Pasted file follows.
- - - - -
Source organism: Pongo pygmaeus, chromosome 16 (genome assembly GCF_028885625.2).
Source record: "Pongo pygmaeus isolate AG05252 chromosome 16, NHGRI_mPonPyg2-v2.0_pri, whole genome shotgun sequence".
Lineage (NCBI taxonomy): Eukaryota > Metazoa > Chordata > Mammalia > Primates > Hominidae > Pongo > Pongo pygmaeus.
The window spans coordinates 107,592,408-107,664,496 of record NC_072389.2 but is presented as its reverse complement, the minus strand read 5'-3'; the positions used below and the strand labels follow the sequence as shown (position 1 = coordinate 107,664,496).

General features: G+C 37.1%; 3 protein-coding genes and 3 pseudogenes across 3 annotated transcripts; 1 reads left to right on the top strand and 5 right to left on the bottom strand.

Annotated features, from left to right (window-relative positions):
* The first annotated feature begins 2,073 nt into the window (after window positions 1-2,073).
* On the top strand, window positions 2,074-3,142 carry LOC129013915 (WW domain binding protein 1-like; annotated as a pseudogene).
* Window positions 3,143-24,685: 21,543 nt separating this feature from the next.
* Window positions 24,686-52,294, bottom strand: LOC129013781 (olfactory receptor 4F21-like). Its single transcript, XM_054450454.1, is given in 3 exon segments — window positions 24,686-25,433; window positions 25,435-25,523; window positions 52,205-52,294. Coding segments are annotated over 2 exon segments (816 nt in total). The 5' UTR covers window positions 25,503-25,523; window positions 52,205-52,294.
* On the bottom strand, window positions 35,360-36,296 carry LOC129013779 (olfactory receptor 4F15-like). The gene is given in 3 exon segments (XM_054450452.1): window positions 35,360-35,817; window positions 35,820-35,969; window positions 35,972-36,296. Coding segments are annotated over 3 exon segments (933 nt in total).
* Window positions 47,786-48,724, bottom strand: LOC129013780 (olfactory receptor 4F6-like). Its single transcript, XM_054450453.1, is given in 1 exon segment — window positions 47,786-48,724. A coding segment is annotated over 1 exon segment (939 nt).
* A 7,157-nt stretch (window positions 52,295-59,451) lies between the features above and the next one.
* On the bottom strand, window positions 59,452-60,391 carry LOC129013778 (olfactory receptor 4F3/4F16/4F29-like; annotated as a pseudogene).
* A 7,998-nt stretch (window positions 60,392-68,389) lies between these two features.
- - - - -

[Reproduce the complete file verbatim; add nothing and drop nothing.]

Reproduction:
Source organism: Pongo pygmaeus, chromosome 16 (genome assembly GCF_028885625.2).
Source record: "Pongo pygmaeus isolate AG05252 chromosome 16, NHGRI_mPonPyg2-v2.0_pri, whole genome shotgun sequence".
Lineage (NCBI taxonomy): Eukaryota > Metazoa > Chordata > Mammalia > Primates > Hominidae > Pongo > Pongo pygmaeus.
The window spans coordinates 107,592,408-107,664,496 of record NC_072389.2 but is presented as its reverse complement, the minus strand read 5'-3'; the positions used below and the strand labels follow the sequence as shown (position 1 = coordinate 107,664,496).

General features: G+C 37.1%; 3 protein-coding genes and 3 pseudogenes across 3 annotated transcripts; 1 reads left to right on the top strand and 5 right to left on the bottom strand.

Annotated features, from left to right (window-relative positions):
* The first annotated feature begins 2,073 nt into the window (after window positions 1-2,073).
* On the top strand, window positions 2,074-3,142 carry LOC129013915 (WW domain binding protein 1-like; annotated as a pseudogene).
* Window positions 3,143-24,685: 21,543 nt separating this feature from the next.
* Window positions 24,686-52,294, bottom strand: LOC129013781 (olfactory receptor 4F21-like). Its single transcript, XM_054450454.1, is given in 3 exon segments — window positions 24,686-25,433; window positions 25,435-25,523; window positions 52,205-52,294. Coding segments are annotated over 2 exon segments (816 nt in total). The 5' UTR covers window positions 25,503-25,523; window positions 52,205-52,294.
* On the bottom strand, window positions 35,360-36,296 carry LOC129013779 (olfactory receptor 4F15-like). The gene is given in 3 exon segments (XM_054450452.1): window positions 35,360-35,817; window positions 35,820-35,969; window positions 35,972-36,296. Coding segments are annotated over 3 exon segments (933 nt in total).
* Window positions 47,786-48,724, bottom strand: LOC129013780 (olfactory receptor 4F6-like). Its single transcript, XM_054450453.1, is given in 1 exon segment — window positions 47,786-48,724. A coding segment is annotated over 1 exon segment (939 nt).
* A 7,157-nt stretch (window positions 52,295-59,451) lies between the features above and the next one.
* On the bottom strand, window positions 59,452-60,391 carry LOC129013778 (olfactory receptor 4F3/4F16/4F29-like; annotated as a pseudogene).
* A 7,998-nt stretch (window positions 60,392-68,389) lies between these two features.